What Did The Preacher Tell His Flock On St. Crispin’s Day?

(We happy ewes?)



Educational Reform

I don’t know about you, but I think the quality of signage in America is deteriorating at an alarming rate.  “No Shoes.  No Shirt.  No Service” used to be de riguer.   Last week, the waiter at Denny’s took me and my grand-kids aside to show me his new nipple clamp!!  Apres le deluge, I say!

The furniture store across the street from my therapist’s office has been “going out of business” for eleven years.  Should I help her get a good deal on a sofa, get it reupholstered, or get off the couch and make decisions for myself.   Therapy is a divan institution, isn’t it!

And what exactly is the implication here?

Across the bridge where I get the Metro, I can see this sign:

At first I thought I a was a pervert, ’cause I remembered “humping” as something we did deep into the Canarsie swamplands of Brooklyn on the rare days that Hank Shapiro got his dad’s car and Trina O’Sullivan would do her little dance for the astonished Yeshiva-boys like me who thought she was God’s gift to puberty.

I thought “humps” were activities teenaged boys resorted to they couldn’t get their pants, let alone themselves, off.

When did bumps become “humps”.

And what should we make of this sign?  Is it a warning that you’ve eaten too many Big Mac‘s and have to make a bee line to the crapper?

I had real problems with this sign.  My “critical” side kept saying, “Shouldn’t it be obvious that Germans aught-to-bahn this disgraceful digestive act?”   “But many will still forgive me, especially those living in the Black Forest“, his better self re–torted.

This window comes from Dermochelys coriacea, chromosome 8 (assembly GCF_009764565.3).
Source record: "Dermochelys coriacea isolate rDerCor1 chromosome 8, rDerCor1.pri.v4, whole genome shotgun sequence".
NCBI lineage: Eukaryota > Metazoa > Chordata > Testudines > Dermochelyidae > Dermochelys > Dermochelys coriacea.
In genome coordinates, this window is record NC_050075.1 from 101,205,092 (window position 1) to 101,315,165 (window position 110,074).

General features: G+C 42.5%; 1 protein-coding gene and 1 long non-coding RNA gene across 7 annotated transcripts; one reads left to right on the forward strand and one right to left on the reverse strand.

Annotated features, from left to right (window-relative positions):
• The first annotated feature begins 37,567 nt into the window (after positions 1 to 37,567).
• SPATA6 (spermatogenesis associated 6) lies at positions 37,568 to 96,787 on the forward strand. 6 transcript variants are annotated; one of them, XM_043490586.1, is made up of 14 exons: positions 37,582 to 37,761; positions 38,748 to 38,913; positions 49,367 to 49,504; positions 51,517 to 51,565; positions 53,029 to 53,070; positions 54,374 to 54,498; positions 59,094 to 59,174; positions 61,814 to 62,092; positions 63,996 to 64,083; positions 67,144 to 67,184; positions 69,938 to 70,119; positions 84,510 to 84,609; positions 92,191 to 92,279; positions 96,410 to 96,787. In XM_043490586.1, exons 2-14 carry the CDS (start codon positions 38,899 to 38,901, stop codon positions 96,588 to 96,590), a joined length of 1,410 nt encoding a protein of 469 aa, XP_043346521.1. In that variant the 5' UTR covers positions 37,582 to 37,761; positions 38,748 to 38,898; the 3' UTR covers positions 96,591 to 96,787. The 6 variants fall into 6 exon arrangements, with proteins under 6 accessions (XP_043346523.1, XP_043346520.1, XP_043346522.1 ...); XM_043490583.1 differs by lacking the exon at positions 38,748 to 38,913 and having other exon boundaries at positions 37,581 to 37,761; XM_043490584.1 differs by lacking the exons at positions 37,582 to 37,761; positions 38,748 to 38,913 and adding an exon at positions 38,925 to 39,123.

Yes; signs can be educational and informative.  Even humorous, if you have a mind for these things.  For example, here’s a Tour De France road sign describing Lance Armstrong‘s career in 2012:

Anniversaries and Bananas

Loving You Has Made Me Bananas is a song composed and performed by Guy Marks and The Big Band Banditos.  It parodied music of the big band era with absurd lyrics:[1]

Oh, your red scarf matches your eyes
You closed your cover before striking
Father had the shipfitter blues
Loving you has made me bananas.

It was first released in 1968 on ABC Records[2] reaching #51 in the charts and again in 1978 reaching #25.[3][4]

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I sing it to my wife, each year, on our ann-adversity!!

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  1. ^ J. Jonathan Gabay, Gabay’s Copywriters’ Compendium: The Definitive Professional Writer’s Guide
  2. ^ http://www.45cat.com/record/abc4211
  3. ^ Steven Otfinoski‎ (2000), The golden age of novelty songs
  4. ^ Paul Simpson (2003), The rough guide to cult pop‎, p. 23